But a disastrous fire in Broadway, known as the Chittenden fire, provoked a fresh outbreak of public comment. It was charged that the Metropolitans had there proved their inability to cope with a disaster, and an investigation was ordered by the commissioners, which ended in Messrs. Pinckney, Brown and Engs exonerating the Department, on the twenty-fifth of March. Mr. Abbe dissented. Meanwhile, on the twenty-first of February, 1867, the Assembly insurance committee met at the Metropolitan Hotel "to take into consideration the large loss of property by fire, and inquire into the means of extinguishment." The members were: Messrs. Younglove, Penfield, Frear, Lefevre, and Blauvelt. Mr. George W. Savage, of a committee appointed by the National Board of Fire Underwriters, then in session, first testified. He ascribed the losses, which were unusually heavy, to incendiarism, slowness of firemen to get to work, failure to enforce laws, want of proper inspection of buildings, and accumulation of combustible matter in buildings. He charged that Chief Kingsland was incompetent, and was in favor of a department organized with military precision, with a man of West Point training for engineer. Other witnesses were equally condemnatory. The committee made a report which resulted in several bills being passed with a view of ousting the commissioners. The newspapers which had lauded the new Commission turned against it, and one which had spoken very badly of the volunteers had severe things to say of their successors.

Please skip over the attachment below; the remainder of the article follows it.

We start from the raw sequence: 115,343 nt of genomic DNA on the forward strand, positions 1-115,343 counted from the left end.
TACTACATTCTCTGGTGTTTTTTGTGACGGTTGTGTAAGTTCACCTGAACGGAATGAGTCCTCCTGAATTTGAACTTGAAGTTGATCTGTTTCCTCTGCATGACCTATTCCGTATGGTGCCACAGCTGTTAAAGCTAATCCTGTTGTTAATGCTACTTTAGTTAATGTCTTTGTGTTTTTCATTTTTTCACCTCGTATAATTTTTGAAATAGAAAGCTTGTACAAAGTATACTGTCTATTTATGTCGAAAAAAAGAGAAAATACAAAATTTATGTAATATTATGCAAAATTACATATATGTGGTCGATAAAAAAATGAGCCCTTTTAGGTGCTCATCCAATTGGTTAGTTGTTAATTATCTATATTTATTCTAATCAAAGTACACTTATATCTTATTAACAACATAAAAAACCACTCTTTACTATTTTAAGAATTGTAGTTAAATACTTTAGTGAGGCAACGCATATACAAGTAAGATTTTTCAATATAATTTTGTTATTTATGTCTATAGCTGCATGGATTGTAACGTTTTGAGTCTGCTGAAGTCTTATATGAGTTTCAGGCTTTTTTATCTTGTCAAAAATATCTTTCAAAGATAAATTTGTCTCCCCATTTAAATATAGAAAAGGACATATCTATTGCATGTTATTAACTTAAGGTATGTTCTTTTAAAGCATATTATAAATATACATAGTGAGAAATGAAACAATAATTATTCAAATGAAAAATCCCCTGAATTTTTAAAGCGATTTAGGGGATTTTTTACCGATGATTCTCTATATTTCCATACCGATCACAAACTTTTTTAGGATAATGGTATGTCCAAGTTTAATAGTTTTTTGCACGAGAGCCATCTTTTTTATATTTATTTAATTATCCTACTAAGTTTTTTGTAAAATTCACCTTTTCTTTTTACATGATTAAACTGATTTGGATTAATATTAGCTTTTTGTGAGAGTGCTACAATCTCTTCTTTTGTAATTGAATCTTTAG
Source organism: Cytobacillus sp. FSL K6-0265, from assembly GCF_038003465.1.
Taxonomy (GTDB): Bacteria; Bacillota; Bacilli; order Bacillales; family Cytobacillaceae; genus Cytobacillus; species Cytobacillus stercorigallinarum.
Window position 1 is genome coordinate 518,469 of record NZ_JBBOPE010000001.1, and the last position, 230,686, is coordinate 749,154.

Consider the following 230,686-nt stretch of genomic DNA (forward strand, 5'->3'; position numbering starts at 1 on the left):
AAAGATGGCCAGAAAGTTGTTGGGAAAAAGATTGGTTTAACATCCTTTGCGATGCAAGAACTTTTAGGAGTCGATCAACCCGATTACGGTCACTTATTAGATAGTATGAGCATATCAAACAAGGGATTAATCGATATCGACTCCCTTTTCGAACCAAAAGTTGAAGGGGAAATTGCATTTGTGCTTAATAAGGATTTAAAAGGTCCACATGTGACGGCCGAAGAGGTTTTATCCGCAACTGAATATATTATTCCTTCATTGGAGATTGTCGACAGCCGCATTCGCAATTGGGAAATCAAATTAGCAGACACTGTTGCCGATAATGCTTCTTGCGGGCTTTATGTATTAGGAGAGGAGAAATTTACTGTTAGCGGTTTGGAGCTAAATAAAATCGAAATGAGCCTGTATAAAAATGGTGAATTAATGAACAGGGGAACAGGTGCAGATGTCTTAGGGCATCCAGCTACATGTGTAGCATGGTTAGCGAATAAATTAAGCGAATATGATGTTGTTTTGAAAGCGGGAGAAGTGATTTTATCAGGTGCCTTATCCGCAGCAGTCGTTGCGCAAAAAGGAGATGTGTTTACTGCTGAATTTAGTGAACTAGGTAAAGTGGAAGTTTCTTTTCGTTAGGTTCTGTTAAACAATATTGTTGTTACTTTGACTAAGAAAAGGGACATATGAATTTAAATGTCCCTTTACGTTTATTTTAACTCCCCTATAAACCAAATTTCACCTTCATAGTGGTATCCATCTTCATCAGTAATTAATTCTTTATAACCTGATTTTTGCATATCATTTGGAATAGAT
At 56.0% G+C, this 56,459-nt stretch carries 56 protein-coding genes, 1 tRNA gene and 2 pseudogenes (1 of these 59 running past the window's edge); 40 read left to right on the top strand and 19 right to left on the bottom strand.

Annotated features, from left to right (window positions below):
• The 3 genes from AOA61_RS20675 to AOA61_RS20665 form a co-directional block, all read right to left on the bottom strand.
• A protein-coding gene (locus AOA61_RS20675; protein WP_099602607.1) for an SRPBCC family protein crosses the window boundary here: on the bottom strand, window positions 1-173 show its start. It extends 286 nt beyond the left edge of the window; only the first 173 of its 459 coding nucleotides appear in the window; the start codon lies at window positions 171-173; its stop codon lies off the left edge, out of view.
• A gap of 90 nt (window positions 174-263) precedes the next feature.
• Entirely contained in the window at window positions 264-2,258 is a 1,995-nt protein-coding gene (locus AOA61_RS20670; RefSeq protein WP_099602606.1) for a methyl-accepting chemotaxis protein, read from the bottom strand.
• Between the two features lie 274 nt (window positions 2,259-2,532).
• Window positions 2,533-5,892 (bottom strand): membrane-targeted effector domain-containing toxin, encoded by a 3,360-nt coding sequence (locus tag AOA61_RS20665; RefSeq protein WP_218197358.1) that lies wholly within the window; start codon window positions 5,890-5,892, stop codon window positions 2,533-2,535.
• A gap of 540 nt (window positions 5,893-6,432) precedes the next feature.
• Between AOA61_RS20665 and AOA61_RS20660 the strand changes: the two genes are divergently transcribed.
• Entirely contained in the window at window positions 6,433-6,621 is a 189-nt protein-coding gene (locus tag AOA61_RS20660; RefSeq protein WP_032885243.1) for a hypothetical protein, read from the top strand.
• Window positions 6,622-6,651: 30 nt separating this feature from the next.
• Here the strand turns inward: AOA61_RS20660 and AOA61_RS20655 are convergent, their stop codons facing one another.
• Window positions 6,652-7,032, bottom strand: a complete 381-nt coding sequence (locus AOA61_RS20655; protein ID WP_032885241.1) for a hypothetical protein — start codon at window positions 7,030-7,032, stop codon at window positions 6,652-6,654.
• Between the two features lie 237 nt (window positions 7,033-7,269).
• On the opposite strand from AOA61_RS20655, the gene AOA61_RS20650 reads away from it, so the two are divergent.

Commissioner Brown resigned on the thirtieth of March, 1867, because of the serious illness of his wife, who died shortly after. His act was the subject of unfeeling comment, but Governor Fenton subsequently appointed him Port Warden to emphasize his contradiction of the malicious reports. On the twelfth of April the Assembly passed Chapter 408 of the Laws of 1867, and the Senate passed it five days later. It required the Governor to nominate a fifth fire commission within a few days of the act becoming a law, said commissioner to hold office for ten years, and the successors of the present commissioners to hold office for ten years. Commissioner Pinckney's term was about expired, and Messrs. Engs and Abbe sent in their resignations. On the eighteenth of April Governor Fenton nominated and the Senate confirmed, Monmouth B. Wilson, captain of the Thirty-first Precinct, as the fifth commissioner, General Alexander Shaler in place of Mr. Pinckney Colonel Theodorus Bailey Myers, in place of Mr. Engs, James Galway in place of Mr. Brown (who would have been succeeded by Colonel Emmons Clark had he chosen to accept the position), and Me. Abbe, whose resignation was virtually not accepted.